This morning, I heard a loud thump in my boss’s office, closely followed by, “S***!” Denice came to my office and said, “Peter, a big crow just hit my office window and it’s stuck in the shrubbery. Will you help me get it out?” I got up and we went outside.
She was dazed, beak open. Every few seconds the white nictitating membrane crossed her eye, blinking like a person trying to clear their mind. Her wings were splayed and tangled in the shrub.
I came up behind her and carefully folded her wings back while Denice moved some of the branches to the side. When I lifted the crow and put her down in the mulch, her right leg was a little crooked. It wasn’t broken, just clumsy like a drunk’s. She still clutched a branch in her left claw.
So Denice and I stayed there for a minute or two. I pet the crow for a couple of minutes, admiring her sleek obsidian feathers and savoring their smoothness on my fingertips. Her beak agape, I watched her little chalk-stained black tongue move a tiny bit. All I could think was what a beautiful animal this is and that I hoped she would live but that like all things, she too must die. But please not from the window.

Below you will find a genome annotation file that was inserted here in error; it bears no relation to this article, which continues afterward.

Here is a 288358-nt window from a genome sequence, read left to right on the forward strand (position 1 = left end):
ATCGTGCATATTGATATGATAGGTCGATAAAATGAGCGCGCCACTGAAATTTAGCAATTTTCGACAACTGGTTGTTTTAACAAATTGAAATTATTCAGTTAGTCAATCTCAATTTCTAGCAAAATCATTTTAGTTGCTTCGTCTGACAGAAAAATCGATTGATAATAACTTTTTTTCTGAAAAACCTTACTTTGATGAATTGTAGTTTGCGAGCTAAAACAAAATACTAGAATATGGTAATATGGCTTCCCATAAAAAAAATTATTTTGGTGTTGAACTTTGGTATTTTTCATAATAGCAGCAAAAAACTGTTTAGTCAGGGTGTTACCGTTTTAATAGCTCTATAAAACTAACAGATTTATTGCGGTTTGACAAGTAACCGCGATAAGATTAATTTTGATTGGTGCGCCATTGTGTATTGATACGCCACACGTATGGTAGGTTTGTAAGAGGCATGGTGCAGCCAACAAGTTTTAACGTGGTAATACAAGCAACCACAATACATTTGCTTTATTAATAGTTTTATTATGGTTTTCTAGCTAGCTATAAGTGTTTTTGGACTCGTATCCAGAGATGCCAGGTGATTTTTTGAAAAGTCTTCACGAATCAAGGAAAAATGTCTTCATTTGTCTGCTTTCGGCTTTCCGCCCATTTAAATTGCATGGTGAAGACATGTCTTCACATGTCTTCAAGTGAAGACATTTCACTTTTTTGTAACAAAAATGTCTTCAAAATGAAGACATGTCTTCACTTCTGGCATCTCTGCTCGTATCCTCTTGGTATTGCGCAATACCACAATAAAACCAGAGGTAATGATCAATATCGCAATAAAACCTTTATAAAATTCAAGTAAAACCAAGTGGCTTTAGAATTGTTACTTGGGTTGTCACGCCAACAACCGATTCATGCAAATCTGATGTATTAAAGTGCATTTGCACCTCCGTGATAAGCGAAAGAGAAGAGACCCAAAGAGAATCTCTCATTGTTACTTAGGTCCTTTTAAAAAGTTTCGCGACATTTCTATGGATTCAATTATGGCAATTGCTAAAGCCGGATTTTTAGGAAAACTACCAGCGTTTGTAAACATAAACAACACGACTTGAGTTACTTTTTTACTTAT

“Maybe we should move her where it would be easier to take off,” suggested Denice. I picked her up and walked her over and put her down between a white pine and the creeping ornamentals on our building’s southwest side. Given that the crow might be with us for a while, we decided she might want some water. Denice went to get water and I got some granola.
We came out, and just as Denice was going to set the water bowl down, the crow leapt into the air and took off. She was so elegant, so strong.